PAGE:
What is romance?
Canvass your family and friends. You’ll get a variety of responses.
- Some talk about flowers, chocolates, Valentine’s and stuff like that.
- Some laugh nervously and hint about “getting lucky”.
- Others stare at their shoes, shrug their shoulders and maybe grunt.
There is a plethora of definitions in dictionaries and online. They only serve to confuse.
For over 20 years I’ve been researching and studying the how’s and why’s of relational romance. I regularly explore the current ideas people have on romance. Ideas of what’s romantic change over time.
Decades ago, romance was more formal. You might say expectations were lower. Men romanced women with flowers, chocolates and evening walks – end of story.
Move forward and you find expectations for “romance” expand beyond flowers and moonlit walks. Men were expected to “creatively romance” their lady. Moving forward another few years and now women were expected to romance men – even sending flowers or chocolates. Currently, romance is amazing experiences, Twitter-worthy boasts and deep connections created by either partner.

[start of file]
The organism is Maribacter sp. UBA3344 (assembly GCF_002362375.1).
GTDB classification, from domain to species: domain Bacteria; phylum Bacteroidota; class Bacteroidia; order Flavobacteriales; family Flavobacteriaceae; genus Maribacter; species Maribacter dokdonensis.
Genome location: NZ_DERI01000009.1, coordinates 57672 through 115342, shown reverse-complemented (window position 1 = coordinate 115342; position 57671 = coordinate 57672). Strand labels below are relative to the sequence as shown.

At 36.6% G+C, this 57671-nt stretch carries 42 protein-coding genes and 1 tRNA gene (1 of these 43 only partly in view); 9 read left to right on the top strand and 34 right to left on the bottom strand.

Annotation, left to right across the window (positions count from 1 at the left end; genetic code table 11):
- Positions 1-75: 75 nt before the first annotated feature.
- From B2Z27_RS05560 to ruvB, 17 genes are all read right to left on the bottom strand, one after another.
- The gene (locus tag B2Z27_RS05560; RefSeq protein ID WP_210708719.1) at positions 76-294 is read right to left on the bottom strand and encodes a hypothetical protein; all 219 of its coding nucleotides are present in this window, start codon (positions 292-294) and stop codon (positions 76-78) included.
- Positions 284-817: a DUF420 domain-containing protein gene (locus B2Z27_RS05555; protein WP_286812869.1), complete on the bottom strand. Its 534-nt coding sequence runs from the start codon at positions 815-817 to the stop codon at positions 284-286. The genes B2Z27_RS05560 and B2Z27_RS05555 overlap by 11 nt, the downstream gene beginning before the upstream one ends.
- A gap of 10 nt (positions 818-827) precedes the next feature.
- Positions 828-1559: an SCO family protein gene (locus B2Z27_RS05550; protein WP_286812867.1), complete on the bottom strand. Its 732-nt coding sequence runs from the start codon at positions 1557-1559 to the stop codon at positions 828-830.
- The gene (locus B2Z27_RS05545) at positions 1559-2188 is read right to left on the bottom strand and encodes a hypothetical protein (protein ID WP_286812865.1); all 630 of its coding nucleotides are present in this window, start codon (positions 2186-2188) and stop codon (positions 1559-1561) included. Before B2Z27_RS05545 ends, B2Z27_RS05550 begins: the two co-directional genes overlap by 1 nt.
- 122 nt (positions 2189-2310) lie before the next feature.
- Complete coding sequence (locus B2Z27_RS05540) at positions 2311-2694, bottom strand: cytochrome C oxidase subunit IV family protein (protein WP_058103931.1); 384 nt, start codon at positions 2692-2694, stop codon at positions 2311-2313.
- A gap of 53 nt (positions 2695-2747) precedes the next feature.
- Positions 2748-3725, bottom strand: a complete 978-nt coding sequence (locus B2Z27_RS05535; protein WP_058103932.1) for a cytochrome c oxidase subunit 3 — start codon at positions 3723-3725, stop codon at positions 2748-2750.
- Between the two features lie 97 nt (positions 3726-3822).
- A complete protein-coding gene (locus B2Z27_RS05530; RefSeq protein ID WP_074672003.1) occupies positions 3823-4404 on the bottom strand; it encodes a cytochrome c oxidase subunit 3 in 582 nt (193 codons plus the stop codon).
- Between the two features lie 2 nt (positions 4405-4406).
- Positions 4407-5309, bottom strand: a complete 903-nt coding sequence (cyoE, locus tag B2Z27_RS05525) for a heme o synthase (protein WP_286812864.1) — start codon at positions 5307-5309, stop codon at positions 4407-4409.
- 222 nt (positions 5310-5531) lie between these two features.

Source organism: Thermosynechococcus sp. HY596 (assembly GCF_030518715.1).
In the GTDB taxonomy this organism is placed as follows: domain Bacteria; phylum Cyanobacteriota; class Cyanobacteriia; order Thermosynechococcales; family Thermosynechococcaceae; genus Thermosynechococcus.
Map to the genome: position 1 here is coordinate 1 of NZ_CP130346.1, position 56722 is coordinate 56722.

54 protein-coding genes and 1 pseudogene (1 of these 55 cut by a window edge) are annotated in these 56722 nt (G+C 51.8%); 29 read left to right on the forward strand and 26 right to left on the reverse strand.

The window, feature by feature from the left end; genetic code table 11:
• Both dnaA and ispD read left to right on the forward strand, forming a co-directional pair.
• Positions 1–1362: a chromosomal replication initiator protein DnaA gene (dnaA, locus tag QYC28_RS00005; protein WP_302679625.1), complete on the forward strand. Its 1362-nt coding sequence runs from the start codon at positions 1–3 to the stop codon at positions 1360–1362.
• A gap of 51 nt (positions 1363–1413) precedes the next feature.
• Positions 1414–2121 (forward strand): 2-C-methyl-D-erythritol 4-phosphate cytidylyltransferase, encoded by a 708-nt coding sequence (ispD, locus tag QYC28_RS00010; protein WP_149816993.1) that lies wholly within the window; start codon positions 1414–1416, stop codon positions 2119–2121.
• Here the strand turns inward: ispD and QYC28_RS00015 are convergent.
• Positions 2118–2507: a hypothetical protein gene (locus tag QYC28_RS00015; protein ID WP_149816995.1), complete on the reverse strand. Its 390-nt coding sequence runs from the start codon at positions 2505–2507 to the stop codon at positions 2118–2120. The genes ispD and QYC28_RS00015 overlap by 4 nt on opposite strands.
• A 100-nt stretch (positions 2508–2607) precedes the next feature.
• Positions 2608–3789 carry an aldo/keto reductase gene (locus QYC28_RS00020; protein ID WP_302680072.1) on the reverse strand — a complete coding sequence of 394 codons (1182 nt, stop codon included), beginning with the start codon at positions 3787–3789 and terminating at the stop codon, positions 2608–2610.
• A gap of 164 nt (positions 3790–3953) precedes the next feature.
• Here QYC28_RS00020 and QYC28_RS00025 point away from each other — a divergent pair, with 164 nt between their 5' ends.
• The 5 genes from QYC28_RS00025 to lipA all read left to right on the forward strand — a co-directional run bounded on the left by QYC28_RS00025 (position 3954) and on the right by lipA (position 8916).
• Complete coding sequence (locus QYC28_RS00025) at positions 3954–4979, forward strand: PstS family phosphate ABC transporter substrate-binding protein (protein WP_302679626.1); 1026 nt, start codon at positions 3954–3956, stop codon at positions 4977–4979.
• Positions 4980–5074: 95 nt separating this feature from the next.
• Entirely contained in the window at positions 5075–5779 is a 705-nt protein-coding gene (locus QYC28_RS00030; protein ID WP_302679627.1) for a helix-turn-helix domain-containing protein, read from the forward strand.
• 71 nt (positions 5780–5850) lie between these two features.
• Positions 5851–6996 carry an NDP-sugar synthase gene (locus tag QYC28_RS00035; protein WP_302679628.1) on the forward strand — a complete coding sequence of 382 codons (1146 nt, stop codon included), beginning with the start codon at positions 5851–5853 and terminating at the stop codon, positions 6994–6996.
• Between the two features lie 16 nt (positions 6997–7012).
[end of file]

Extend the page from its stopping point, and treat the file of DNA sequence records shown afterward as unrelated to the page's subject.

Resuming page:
Interestingly, the need for and the underlying principle of romance in a love relationship hasn’t changed much. People may define romance with different words, but the common ideas of relationship-building romance can be synthesized to this.
Romance is doing something thoughtful, often unexpected, and unique between the two of you, which your sweetheart appreciates. It reminds your sweetheart he’s/she’s cherished and why they fell in love with you.
Every romantic gesture you make, every Romantic Interlude you create has at its center something you’d only do for your sweetheart and reminders of why you’re both in this relationship. It i important that it’s appreciated by your sweetheart and creates a special, shared memory.
I challenge you. Sometime in the next 7 days, create a Romantic Interlude which meets the above definition for romancing your sweetheart.
Robert, a hopeless romantic
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